On a Windows HPC Server 2008 head node, that is...

1. No Infiniband on the head node

In many cases people want to save themselves some money by not installing an Infiniband adapter on the head node, thereby also sparing a port on that expensive infiniband switch. It makes a lot of sense, especially when you plan not to perform any calculations on such machine. So, how do we make the software believe it has an Infiniband adapter?

The HPC management tools do not care too much about the type of connection you have, as long as they can get an IP address to communicate with. So, you can install a "loopback adapter", give it a fixed IP address and pretend it is a real network card. Of course, you will not be able to use it to communicate with the compute nodes, but if all you want to carry on IB is MPI traffic amongst those, the trick will work.

The only caveat is that you lose the ability to use dhcp on the infiniband network, hence you will have to provide a mechanism to assign fixed IP addresses for IPoIB communication. Of course the subnet you use on the "fake" IB and the real one must be the same.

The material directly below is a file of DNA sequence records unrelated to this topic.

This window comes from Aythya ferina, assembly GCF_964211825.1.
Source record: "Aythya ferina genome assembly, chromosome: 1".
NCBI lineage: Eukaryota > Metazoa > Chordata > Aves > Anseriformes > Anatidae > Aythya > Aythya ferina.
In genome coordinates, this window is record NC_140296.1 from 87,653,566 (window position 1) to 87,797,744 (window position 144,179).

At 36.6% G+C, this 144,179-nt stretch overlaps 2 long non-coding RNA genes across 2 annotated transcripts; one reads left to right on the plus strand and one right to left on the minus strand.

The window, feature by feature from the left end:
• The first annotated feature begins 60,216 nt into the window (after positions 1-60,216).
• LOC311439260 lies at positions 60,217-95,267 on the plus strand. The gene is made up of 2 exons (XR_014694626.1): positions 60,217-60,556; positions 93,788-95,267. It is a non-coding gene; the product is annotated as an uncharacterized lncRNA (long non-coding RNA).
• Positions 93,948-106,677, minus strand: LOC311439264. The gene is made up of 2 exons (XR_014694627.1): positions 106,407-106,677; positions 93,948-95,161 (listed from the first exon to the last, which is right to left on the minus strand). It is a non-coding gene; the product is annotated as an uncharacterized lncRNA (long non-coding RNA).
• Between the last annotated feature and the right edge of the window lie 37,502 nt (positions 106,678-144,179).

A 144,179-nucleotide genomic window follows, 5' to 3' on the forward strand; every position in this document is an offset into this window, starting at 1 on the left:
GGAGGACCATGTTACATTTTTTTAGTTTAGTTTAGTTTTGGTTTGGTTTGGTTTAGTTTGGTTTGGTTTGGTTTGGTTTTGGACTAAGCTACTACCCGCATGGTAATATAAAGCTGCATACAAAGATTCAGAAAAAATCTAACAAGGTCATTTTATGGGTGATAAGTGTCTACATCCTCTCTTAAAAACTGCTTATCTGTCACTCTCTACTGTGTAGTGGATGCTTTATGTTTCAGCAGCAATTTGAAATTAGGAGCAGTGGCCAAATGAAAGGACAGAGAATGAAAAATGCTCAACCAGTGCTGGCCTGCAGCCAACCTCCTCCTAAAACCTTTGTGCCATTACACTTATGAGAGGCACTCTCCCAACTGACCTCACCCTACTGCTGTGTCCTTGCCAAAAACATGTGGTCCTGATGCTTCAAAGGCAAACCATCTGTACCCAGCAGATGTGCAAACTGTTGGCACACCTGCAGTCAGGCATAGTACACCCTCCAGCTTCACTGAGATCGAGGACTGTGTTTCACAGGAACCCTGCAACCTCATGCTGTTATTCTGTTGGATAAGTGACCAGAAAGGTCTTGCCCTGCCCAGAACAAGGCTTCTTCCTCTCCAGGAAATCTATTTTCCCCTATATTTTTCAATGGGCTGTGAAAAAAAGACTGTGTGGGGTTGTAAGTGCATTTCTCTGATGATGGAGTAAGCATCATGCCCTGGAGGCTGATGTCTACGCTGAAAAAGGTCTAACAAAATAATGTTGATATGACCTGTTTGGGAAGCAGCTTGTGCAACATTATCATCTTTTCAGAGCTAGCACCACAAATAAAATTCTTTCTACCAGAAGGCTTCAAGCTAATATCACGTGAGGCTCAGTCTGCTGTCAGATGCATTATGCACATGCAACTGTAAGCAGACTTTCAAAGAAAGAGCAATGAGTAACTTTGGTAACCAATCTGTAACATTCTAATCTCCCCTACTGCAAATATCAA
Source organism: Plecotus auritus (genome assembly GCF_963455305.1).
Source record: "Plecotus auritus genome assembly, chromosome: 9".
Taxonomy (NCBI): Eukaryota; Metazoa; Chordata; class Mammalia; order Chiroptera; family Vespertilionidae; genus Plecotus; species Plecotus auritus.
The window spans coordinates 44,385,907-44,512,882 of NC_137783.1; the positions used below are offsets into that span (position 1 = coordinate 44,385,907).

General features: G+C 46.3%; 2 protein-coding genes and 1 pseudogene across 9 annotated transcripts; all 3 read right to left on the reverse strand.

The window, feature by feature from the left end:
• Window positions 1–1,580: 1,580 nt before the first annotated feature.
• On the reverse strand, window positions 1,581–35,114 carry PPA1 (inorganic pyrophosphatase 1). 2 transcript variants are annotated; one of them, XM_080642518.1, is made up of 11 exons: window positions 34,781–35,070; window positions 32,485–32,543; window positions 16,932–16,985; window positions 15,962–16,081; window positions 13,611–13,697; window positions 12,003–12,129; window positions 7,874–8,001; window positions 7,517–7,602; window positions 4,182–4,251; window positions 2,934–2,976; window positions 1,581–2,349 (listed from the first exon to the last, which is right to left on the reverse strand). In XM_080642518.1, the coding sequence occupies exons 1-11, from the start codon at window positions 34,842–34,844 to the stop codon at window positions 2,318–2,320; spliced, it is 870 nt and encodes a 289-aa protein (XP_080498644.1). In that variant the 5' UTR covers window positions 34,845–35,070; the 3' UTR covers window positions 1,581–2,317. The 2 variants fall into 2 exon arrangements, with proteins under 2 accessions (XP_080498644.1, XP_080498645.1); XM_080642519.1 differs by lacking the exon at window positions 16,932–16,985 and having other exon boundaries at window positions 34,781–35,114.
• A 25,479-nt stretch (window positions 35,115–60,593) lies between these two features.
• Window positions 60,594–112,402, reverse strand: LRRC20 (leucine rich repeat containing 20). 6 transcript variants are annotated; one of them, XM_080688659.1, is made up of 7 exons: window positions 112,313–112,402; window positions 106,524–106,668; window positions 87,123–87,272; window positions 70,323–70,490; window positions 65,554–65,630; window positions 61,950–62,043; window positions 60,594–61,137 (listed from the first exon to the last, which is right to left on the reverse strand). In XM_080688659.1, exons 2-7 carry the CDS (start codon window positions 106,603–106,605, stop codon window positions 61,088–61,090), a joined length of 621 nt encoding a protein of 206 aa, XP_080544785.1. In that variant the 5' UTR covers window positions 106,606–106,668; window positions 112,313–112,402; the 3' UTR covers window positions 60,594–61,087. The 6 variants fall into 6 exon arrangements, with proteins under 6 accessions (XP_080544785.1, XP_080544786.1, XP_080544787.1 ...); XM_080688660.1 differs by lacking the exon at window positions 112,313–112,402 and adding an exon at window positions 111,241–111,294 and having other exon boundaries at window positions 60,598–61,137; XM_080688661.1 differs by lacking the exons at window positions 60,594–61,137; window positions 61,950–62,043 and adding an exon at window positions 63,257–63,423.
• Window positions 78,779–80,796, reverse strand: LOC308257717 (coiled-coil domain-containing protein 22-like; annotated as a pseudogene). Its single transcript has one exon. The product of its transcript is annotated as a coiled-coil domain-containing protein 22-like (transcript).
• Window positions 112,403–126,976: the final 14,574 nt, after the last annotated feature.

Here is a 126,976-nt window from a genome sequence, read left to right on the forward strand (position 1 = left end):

The easiest way is possibly to write a small script that uses the netsh command, then run it on all the compute nodes. You will need at least 1 private Ethernet network for management traffic across the cluster.

For instance, the command below will assign the ip address 192.168.3.100 and a 24-bit mask to the network connection called "Application"

netsh int ip set address "Application" static 192.168.3.100 255.255.255.0

2. No public ethernet

In several cases I found that the head node has only 1 ethernet card. Our HPC software out of the box prevents the use of Windows Deployment Services, DHCP unless you have at least 2 adapters, in order to avoid conflicts with existing deployment solutions. You may choose to install a fake "public" network on a loopback adapter and thus enable WDS on the real "private" network.

3. No private ethernet

Another interesting case is the one you get with many pre-built clusters, which provide 1 Ethernet and 1 Infiniband network in the box.

Note that when you install an Infiniband stack (e.g. WinOF 2.0), you typically get an IP-over-IB protocol provider. Thus, it is possible to use the infiniband network to route private cluster traffic, with the exception of deployment (no PXE-boot over IB). For "heavy" mpi applications, you will want to keep the two networks separate anyway.

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